Monday, December 31, 2012

Loud Bicycle Almost Funded

Hey everyone, so a few more personal updates from my Loud Bicycle horn kickstarter campaign http://kck.st/TW7pe5 91% funded!

Adrienne from Yahoo News wrote a fantastic article about the project including some general tips for hopeful kickstarters. Thanks cousin Amanda for making the connection!

I wrote a long and boring technical post describing all the scientific reasons why a car horn is just right to keep your ride safe. I'll try to boil it down to something more readable later but in the meantime you can see that post here.

I did a public demo of the horn prototype for some backers at the holiday party of the Ferris Wheel bike shop in Boston. I put the horn on a Yuba bike and people got to ride it around the streets. See some photos here and below.


Some stickers came in, and Eli and I put them up in Boston, NYC and my friend Marco from Italy put some up in Rome and took some pictures.





If you haven't yet, it would be awesome if you would share the link to the campaign sometime when people will be watching their computers http://kck.st/TW7pe5.

Thursday, December 27, 2012

DIY Immersion Circulator -- Version 1

I decided to upgrade my previous method of cooking sous vide. When I saw these plans for a DIY immersion circulator I was sold. After an Amazon shopping spree, I started assembling the stuff. I borrowed a Dremel (thanks Josh!) to cut the acrylic for the casing and did a dry fit before I started gluing anything:

I then glued in the heating elements and wired the thing up. It works!
Note the eggs in the bath below, at the ideal "soft-cooked" temperature. Thus far I've successfully made soft-cooked eggs and really good white meat chicken in this thing.

But, you'll notice a few things (serves me right for not applying enough critical thinking when reading the plans). First of all, there are wires hanging out the back. There's also a heat sink (metal fanlike structure) hanging out on top, attached to the SSR. The reason is because there's not enough space in the box to fit everything. Oops.

Furthermore, the way the heating elements are set up, I need to fill the bin way up with water or the elements will not be submerged and burn out. And, that's 120V stuff, exposed, directly above water. This isn't a good idea.

So, my plans for Version 2 of this is to put the control portion of the device in a separate container and run the heating coils and temperature probe separately. I'm going with the case from an old PC power supply (cooling fan included, for the SSR). Stay tuned for future updates.

Sunday, December 16, 2012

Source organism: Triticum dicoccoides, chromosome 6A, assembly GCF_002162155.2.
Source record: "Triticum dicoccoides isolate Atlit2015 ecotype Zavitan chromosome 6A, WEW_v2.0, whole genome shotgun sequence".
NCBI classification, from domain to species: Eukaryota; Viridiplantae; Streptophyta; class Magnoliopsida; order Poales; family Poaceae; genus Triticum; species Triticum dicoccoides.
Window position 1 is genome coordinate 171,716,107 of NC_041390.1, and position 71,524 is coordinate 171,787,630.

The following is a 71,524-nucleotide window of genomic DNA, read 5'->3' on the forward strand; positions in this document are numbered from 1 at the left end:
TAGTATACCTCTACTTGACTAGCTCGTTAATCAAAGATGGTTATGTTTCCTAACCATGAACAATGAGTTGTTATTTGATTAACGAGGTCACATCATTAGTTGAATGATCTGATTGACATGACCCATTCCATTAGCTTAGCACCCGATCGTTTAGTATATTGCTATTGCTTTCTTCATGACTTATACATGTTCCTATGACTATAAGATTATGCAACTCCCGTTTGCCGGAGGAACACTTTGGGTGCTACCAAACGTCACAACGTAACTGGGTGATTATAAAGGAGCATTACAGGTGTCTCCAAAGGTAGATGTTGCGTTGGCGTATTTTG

Loud Bicycle Alive and Kicking

So the Kickstarter project is off to an amazing start with already 300+backers and 63% funding.

I was interviewed by the Local ABC Channel 5 News which actually aired on television.

There were plenty of other places that wrote about the horn which I've summarized with this cool graphic:


Also don't forget to check out the twitter stream here.

The NYC bikesnob wrote a lengthy, and hilarious but critical post about the horn and some other things here. Apparently Craig Calfee put another kind of horn on his bike.


And finally the giant step you see in the funding graph below cam when the horn was linked to from Boing-Boing.




Watching the progress very closely has been easy with the help of a few great tools. The graph above is from canhekick.it
Another cool site is Kicktraq.com

The kickstarter widget looks pretty nice too though it seems to have made the layout a little wonkey.

Thanks for all of you blog readers who have shared the link and helped get the project to where it is!

Thursday, December 13, 2012

Shabbat on Chanuka

Phil Chernofsky pointed out in a comment on my Thanksgiving on Chanuka post that the civil year 1948 had no Shabbat (Saturday) on Chanuka. This surprised me, as Chanuka is 8 days long, so it must cross a Saturday at some point. However, looking at that year's calendar, it was true! January 1, 1949 was a Saturday on in the middle of the holiday, and the previous Chanuka happened entirely in 1947.  Phil commented that this occurrence is "more than rare; it seems to have only happened for that year."


I wondered if this was true, so, once again, I whipped together a quick Mathematica notebook to look into it (you can download it here). Once again, if you want to skip to the results, you can skip this whole description:

First of all, I use a day-of-the-week function, dow, from this answer on the Mathematica StackExchange site. I first calculate all the days of Chanuka in a given Jewish year:
chanukah[jewyear_]:=Table[DaysPlus[CalendarChange[{jewyear,9,25},Jewish,Gregorian],n],{n,0,7}]
Then, I run this over years starting from approximately when Chanuka historically occurred